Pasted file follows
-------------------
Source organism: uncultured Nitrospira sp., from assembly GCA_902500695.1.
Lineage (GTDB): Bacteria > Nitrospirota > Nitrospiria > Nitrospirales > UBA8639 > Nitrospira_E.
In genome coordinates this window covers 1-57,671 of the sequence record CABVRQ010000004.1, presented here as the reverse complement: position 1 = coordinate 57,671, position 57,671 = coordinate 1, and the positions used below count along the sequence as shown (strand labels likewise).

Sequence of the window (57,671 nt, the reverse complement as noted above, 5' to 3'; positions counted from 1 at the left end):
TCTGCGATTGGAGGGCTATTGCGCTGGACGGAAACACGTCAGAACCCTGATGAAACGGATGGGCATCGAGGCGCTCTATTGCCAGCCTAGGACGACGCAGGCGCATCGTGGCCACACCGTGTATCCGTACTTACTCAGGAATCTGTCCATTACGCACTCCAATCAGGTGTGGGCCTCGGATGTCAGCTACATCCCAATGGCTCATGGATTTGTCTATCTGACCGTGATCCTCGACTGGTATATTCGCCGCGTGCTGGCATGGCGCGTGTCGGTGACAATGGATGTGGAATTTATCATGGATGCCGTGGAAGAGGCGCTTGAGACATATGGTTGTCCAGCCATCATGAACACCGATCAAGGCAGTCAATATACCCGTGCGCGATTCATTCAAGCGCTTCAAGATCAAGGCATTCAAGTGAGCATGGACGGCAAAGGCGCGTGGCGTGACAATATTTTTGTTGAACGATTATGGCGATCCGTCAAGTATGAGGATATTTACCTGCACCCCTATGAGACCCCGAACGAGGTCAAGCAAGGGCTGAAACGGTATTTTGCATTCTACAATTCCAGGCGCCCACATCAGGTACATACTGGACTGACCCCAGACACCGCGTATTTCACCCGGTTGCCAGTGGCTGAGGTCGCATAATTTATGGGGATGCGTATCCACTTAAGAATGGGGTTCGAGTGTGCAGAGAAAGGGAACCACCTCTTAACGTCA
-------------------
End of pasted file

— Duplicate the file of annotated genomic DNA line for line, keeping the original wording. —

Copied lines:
Source organism: uncultured Nitrospira sp., from assembly GCA_902500695.1.
Lineage (GTDB): Bacteria > Nitrospirota > Nitrospiria > Nitrospirales > UBA8639 > Nitrospira_E.
In genome coordinates this window covers 1-57,671 of the sequence record CABVRQ010000004.1, presented here as the reverse complement: position 1 = coordinate 57,671, position 57,671 = coordinate 1, and the positions used below count along the sequence as shown (strand labels likewise).

Sequence of the window (57,671 nt, the reverse complement as noted above, 5' to 3'; positions counted from 1 at the left end):
TCTGCGATTGGAGGGCTATTGCGCTGGACGGAAACACGTCAGAACCCTGATGAAACGGATGGGCATCGAGGCGCTCTATTGCCAGCCTAGGACGACGCAGGCGCATCGTGGCCACACCGTGTATCCGTACTTACTCAGGAATCTGTCCATTACGCACTCCAATCAGGTGTGGGCCTCGGATGTCAGCTACATCCCAATGGCTCATGGATTTGTCTATCTGACCGTGATCCTCGACTGGTATATTCGCCGCGTGCTGGCATGGCGCGTGTCGGTGACAATGGATGTGGAATTTATCATGGATGCCGTGGAAGAGGCGCTTGAGACATATGGTTGTCCAGCCATCATGAACACCGATCAAGGCAGTCAATATACCCGTGCGCGATTCATTCAAGCGCTTCAAGATCAAGGCATTCAAGTGAGCATGGACGGCAAAGGCGCGTGGCGTGACAATATTTTTGTTGAACGATTATGGCGATCCGTCAAGTATGAGGATATTTACCTGCACCCCTATGAGACCCCGAACGAGGTCAAGCAAGGGCTGAAACGGTATTTTGCATTCTACAATTCCAGGCGCCCACATCAGGTACATACTGGACTGACCCCAGACACCGCGTATTTCACCCGGTTGCCAGTGGCTGAGGTCGCATAATTTATGGGGATGCGTATCCACTTAAGAATGGGGTTCGAGTGTGCAGAGAAAGGGAACCACCTCTTAACGTCA